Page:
In Thappad, Casual Domestic Violence Causes Its Victim to Take a Stand

Movies Reviews Thappad
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In <i>Thappad</i>, Casual Domestic Violence Causes Its Victim to Take a Stand

As I left the first-day, first-show screening of Thappad at a downtown Toronto in a bit of a daze. There had been a great deal of buzz around this latest film by Anubhav Sinha, whose previous works in recent years have taken on issues such as Muslim identity and Indian nationalism in Mulk (2018) and caste discrimination in Article 15 (2019)—both in the context of the Indian constitution. In Thappad, the discourse dwells within the spheres of domestic violence. (Incidentally, “thappad” means “slap” in Hindi; Sinha is clearly not big on subtlety.)

Thappad features Amrita (Taapsee Pannu), a dutiful young housewife in New Delhi, who has given up her dream of being a classically trained Kathak dancer to perform daily chores for her husband Vikram (Pavail Gulati) instead.

She wakes up every morning at 6:30 a.m., makes a cup of tea boiled with snippets of a lemongrass bush growing on her kitchen windowsill and a scrape of ginger, savors a solitary cup of tea looking out at the view from the balcony, and then gets busy with household duties. She checks the blood glucose levels of her diabetic mother-in-law Sulakshana’s (Tanvi Azmi), prepares and packs Vikram’s breakfast and lunch, walks him to his car, handing him his coffee cup and wallet. One evening, when his office colleague is over and Vikram can’t figure out why the printer isn’t working, Amrita plugs it in and hands him the printout.

Amrita does all this with a smile. This is how many young Indian women are brought up—to become indispensable to their husband’s lives, usually at the cost of their own personal aspirations. Amrita gets a rude awakening to all that she’s given up one night. During a party at their home to celebrate his success at work, Vikram slaps Amrita—in full view of the people in attendance. As Amrita’s domestic help Sunita (Geetika Vidya) later remarks to her abusive husband, “I thought only women like me got hit. But any woman can be hit by her husband.”

The slap shakes Amrita out of her marital stupor. She ends up in a legal battle with Vikram, despite her hotshot female lawyer Nethra’s (Maya Sarao) initial counsel to forget about the slap and move on. It’s the same advice that her own mother Sandhya (Ratna Pathak Shah) and Sulakshana give to her. Women need to ignore small indiscretions, they advise. But Amrita holds steady. Vikram isn’t allowed to slap her even once, she counters.

Many people had already seen the “thappad” in the trailer for the movie, so there was no shock value invested in that moment. Instead, the movie builds up to the slap and its repercussions, showing us just how normalized such behaviour is, and the many ways in which male privilege works in society—South Asian or otherwise.

But Thappad isn’t simply a compendium of regressive attitudes. Before Amrita finds a lawyer to fight for her, she does find support—from her father Sachin (Kumud Mishra) and her brother’s fiancée Swati (Naina Grewal). While never entirely putting down Vikram, they stand up for Amrita’s right to feel wronged. “Sometimes, the right decision isn’t the happy decision,” her father says.

Perhaps one of the more telling scenes about the state of patriarchy and privilege is one between Amrita’s parents, Sandhya and Sachin. Sandhya feels Amrita should work it out with Vikram. Marital spats are common, she tells Sachin. Women should limit their aspirations, she adds. When Sachin argues that he himself never imposed such conditions, Sandhya points out how she gave up her own dream—a decision that Sachin never once questioned.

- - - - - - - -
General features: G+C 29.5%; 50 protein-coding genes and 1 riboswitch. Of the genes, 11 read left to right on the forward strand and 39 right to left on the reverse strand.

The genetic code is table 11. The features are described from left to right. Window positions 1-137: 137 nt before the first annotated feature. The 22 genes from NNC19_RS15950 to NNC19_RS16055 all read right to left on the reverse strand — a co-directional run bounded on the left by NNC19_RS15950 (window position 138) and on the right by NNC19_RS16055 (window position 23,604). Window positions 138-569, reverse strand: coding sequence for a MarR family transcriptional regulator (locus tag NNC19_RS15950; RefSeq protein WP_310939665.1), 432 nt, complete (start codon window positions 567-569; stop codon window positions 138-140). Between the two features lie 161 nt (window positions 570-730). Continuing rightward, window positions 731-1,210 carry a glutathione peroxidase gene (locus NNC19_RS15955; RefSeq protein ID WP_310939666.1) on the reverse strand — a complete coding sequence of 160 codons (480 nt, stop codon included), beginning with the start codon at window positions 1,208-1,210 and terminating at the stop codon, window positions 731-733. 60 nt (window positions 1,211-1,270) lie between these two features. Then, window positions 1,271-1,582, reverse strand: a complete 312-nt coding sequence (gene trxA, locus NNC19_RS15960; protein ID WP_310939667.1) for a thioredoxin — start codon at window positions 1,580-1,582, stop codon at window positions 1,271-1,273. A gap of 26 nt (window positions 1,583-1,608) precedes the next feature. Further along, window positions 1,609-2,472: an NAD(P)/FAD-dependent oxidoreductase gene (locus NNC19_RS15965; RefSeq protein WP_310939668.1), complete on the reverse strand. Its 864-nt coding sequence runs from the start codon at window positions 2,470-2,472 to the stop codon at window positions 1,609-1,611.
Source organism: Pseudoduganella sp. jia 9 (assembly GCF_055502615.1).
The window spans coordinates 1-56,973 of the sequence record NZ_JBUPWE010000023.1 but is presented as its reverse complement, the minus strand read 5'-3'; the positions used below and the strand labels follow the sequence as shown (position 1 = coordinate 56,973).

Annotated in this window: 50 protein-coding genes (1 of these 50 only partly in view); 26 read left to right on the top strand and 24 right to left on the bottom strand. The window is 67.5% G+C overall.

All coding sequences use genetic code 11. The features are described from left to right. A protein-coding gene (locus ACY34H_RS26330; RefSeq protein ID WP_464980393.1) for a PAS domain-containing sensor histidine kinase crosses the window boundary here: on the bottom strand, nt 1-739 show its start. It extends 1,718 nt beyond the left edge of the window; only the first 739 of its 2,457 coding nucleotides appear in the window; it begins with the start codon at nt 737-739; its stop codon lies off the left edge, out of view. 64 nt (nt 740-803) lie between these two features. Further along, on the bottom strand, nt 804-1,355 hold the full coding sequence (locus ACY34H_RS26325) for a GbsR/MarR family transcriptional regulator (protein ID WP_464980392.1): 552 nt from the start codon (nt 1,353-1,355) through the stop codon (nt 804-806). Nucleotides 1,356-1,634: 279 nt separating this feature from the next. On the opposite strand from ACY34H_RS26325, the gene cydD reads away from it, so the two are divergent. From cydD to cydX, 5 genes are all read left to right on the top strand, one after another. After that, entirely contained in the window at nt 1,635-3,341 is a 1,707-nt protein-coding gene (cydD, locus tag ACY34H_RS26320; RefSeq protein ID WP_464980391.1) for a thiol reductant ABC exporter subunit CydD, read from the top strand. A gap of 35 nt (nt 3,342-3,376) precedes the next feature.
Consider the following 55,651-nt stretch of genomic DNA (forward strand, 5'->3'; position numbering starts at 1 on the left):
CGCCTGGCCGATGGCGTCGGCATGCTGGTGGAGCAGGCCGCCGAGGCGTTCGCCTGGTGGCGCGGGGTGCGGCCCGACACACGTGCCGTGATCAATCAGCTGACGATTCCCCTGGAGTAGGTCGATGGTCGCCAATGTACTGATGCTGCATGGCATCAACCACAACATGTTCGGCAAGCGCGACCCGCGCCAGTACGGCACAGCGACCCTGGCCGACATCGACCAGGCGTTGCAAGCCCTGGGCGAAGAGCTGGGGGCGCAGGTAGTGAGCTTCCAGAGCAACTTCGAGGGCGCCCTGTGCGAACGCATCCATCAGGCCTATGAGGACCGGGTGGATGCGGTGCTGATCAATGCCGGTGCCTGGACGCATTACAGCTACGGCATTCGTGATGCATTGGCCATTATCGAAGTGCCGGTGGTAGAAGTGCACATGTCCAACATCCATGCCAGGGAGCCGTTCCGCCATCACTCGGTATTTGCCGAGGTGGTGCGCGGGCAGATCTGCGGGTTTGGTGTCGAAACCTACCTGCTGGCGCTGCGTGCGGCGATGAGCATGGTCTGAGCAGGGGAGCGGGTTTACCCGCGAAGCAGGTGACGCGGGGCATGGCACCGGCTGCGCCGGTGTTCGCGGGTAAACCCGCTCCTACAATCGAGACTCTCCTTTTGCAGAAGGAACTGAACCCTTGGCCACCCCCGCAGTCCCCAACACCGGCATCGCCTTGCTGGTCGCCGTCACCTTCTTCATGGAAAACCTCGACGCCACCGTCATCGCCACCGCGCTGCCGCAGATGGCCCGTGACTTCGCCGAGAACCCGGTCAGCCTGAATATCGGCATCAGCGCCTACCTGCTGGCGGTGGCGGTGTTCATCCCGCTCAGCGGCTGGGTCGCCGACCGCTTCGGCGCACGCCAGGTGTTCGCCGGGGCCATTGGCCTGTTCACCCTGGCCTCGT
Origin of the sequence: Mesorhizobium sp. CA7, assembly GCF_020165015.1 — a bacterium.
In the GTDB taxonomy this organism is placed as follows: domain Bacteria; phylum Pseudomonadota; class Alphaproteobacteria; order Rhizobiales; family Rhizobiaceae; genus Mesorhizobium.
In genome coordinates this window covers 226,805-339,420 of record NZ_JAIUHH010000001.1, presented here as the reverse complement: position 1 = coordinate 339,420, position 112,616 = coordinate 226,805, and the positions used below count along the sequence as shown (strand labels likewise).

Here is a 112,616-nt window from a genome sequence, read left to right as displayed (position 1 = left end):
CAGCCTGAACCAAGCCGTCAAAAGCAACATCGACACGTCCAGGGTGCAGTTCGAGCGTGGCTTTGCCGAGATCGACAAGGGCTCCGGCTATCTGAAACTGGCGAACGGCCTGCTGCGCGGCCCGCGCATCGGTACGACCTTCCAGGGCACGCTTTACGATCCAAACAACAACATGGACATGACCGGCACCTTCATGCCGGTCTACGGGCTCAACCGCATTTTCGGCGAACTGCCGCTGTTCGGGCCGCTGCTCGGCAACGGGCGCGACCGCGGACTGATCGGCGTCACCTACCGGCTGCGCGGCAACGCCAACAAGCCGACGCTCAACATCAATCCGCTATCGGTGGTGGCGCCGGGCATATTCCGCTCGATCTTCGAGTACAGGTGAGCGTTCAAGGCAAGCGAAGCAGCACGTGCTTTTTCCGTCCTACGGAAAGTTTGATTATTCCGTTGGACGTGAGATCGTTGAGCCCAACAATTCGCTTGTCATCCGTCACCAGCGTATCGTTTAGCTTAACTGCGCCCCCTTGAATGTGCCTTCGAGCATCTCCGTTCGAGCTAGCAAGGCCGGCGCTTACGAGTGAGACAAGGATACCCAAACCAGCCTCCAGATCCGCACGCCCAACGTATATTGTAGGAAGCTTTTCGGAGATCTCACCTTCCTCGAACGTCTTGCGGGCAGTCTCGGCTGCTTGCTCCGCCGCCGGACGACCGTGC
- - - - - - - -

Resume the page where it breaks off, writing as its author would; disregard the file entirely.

Given all these nuanced discussions around structural and other inequities that allow for a slap to be considered a minor issue, and the way in which the pace of the movie mirrors Amrita and Vikram’s character development, Thappad is disappointing in how it sticks to a tired Bollywood formula—a lot of expositional dialogue that ends up hitting you on the head. There’s also the requisite lecture at the end, where Amrita explains her motivations. The uptempo background score in some scenes is also fairly jarring. It sounds weirdly out of place in an otherwise taut drama, and does nothing to either relieve or heighten the tension.

These are small concerns in a movie that is otherwise well-acted by an ensemble cast, however. There are several moments from Thappad that I am still thinking through. In one quick exchange, for example, Vikram’s lawyer Gujral (Ram Kapoor) tells Vikram that one of the charges against him is “outraging a woman’s modesty.” But I didn’t, protests Vikram. Actually, you did, his lawyer retorts back.

There are so many layers to consider in that bit of repartee—from the outdated Victorian era laws that still inform the Indian judicial system to the ways in which Indian societal norms dictate a woman’s modesty. I’m sure I’ll be talking about Thappad in my own social circles, to illustrate the many ways in which patriarchy is normalized. One can only hope that the movie helps spark many such discussions, and help us reconsider some of those attitudes.

Director: Anubhav Sinha
Writer: Anubhav Sinha, Mrunmayee Lagoo
Starring: Taapsee Pannu, Pavail Gulati, Tanvi Azmi, Sushil Dahiya, Nidhi Uttam, Kumud Mishra, Ratna Pathak Shah
Release Date: February 28, 2020

Aparita Bhandari is an arts and life reporter in Toronto. Her areas of interest and expertise lie in the intersections of gender, culture and ethnicity. She is the producer and co-host of the Hindi language podcast, KhabardaarPodcast.com. You can find here on Twitter. Along with Bollywood, Toblerone bars are one of her guilty pleasures.